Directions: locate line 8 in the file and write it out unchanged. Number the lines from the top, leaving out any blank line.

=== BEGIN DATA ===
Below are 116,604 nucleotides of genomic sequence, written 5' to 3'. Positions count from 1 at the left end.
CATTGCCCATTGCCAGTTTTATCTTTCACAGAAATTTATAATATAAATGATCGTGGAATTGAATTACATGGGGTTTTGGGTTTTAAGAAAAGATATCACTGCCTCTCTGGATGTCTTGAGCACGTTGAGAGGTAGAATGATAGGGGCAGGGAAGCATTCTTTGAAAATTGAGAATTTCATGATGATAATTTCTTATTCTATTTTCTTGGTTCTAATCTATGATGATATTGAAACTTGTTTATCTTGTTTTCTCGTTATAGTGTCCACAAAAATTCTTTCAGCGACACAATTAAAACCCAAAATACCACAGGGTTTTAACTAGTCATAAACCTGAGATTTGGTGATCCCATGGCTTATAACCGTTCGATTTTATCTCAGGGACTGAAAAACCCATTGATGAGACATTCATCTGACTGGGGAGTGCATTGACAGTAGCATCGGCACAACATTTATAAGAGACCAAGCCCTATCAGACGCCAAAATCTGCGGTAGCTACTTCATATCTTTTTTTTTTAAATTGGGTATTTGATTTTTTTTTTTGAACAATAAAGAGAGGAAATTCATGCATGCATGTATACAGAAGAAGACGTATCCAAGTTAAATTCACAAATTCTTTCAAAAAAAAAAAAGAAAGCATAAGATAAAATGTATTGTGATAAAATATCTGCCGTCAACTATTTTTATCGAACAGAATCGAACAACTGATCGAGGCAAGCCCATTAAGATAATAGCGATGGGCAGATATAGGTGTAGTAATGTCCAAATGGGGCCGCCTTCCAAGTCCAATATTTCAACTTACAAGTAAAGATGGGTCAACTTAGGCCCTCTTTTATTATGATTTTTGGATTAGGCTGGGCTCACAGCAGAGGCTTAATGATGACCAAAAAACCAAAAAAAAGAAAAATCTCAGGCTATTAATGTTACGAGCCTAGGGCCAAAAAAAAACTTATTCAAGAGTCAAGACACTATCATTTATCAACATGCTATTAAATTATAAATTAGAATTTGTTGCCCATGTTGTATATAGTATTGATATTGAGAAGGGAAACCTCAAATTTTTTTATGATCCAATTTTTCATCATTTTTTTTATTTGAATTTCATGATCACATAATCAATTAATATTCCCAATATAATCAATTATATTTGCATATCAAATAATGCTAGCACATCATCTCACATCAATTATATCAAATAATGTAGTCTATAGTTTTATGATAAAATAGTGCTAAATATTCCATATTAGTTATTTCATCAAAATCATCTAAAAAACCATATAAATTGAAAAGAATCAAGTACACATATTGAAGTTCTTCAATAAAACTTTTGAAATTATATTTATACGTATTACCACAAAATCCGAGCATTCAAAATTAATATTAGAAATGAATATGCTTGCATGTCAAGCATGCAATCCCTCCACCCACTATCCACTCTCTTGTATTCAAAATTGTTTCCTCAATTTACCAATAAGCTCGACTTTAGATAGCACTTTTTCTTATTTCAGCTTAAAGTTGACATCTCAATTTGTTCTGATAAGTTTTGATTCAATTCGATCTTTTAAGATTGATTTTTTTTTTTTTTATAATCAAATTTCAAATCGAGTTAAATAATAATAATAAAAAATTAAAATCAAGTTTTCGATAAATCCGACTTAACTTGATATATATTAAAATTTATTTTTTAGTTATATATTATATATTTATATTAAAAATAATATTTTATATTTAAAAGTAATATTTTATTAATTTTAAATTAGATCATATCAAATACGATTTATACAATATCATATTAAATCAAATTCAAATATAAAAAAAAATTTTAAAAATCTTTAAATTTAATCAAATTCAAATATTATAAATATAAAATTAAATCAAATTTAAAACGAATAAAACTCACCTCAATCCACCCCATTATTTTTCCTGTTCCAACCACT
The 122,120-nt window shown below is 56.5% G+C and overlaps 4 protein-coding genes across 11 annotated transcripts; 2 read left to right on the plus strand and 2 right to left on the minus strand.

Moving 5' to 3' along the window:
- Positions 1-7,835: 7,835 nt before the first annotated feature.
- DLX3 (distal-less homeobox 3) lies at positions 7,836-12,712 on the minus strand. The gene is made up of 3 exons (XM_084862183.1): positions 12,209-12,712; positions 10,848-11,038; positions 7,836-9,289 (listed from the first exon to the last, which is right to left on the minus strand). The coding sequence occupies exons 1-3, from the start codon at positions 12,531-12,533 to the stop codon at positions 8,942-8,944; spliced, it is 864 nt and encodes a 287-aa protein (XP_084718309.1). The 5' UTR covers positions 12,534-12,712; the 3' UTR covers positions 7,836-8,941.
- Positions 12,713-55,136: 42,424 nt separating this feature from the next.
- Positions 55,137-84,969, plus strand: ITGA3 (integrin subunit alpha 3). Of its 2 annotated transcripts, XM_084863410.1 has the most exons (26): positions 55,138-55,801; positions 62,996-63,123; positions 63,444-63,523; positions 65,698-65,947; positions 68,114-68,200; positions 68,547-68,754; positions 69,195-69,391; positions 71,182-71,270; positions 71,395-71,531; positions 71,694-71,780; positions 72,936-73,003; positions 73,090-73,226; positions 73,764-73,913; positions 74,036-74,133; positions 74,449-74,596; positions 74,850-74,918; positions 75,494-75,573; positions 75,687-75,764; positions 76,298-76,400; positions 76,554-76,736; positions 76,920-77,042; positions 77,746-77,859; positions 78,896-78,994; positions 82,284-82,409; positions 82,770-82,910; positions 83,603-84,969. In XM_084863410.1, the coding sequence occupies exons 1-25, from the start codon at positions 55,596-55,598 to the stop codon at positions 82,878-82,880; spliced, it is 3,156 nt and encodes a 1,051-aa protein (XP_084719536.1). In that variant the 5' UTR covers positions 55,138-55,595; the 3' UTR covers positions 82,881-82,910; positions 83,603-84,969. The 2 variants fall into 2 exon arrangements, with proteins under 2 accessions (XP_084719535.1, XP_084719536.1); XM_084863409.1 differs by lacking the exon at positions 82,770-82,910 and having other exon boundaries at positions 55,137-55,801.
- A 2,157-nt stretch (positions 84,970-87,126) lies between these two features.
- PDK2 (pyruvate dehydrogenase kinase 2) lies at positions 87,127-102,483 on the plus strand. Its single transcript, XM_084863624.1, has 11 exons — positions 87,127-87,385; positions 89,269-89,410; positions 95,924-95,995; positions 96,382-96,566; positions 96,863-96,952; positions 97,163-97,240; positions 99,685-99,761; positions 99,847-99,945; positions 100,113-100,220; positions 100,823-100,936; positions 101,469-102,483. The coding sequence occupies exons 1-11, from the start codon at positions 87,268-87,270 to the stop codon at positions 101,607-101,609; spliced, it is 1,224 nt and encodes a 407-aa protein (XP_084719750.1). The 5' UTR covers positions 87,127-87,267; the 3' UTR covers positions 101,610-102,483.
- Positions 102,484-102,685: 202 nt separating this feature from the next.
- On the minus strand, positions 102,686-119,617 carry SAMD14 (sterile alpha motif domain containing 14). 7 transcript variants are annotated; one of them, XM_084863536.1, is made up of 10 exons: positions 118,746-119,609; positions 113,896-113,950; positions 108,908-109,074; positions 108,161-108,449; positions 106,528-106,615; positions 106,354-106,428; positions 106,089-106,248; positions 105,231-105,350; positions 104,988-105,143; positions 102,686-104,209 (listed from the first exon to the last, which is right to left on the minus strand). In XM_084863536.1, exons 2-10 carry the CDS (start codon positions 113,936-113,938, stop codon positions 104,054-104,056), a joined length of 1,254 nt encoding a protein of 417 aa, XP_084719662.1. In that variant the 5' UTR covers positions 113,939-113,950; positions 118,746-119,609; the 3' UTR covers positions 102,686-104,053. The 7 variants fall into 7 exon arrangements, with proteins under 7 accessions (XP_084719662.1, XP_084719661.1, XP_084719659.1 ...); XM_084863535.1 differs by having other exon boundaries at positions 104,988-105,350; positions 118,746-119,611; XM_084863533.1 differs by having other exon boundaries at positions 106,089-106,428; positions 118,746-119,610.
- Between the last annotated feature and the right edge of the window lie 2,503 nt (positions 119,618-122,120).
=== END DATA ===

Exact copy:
- Positions 55,137-84,969, plus strand: ITGA3 (integrin subunit alpha 3). Of its 2 annotated transcripts, XM_084863410.1 has the most exons (26): positions 55,138-55,801; positions 62,996-63,123; positions 63,444-63,523; positions 65,698-65,947; positions 68,114-68,200; positions 68,547-68,754; positions 69,195-69,391; positions 71,182-71,270; positions 71,395-71,531; positions 71,694-71,780; positions 72,936-73,003; positions 73,090-73,226; positions 73,764-73,913; positions 74,036-74,133; positions 74,449-74,596; positions 74,850-74,918; positions 75,494-75,573; positions 75,687-75,764; positions 76,298-76,400; positions 76,554-76,736; positions 76,920-77,042; positions 77,746-77,859; positions 78,896-78,994; positions 82,284-82,409; positions 82,770-82,910; positions 83,603-84,969. In XM_084863410.1, the coding sequence occupies exons 1-25, from the start codon at positions 55,596-55,598 to the stop codon at positions 82,878-82,880; spliced, it is 3,156 nt and encodes a 1,051-aa protein (XP_084719536.1). In that variant the 5' UTR covers positions 55,138-55,595; the 3' UTR covers positions 82,881-82,910; positions 83,603-84,969. The 2 variants fall into 2 exon arrangements, with proteins under 2 accessions (XP_084719535.1, XP_084719536.1); XM_084863409.1 differs by lacking the exon at positions 82,770-82,910 and having other exon boundaries at positions 55,137-55,801.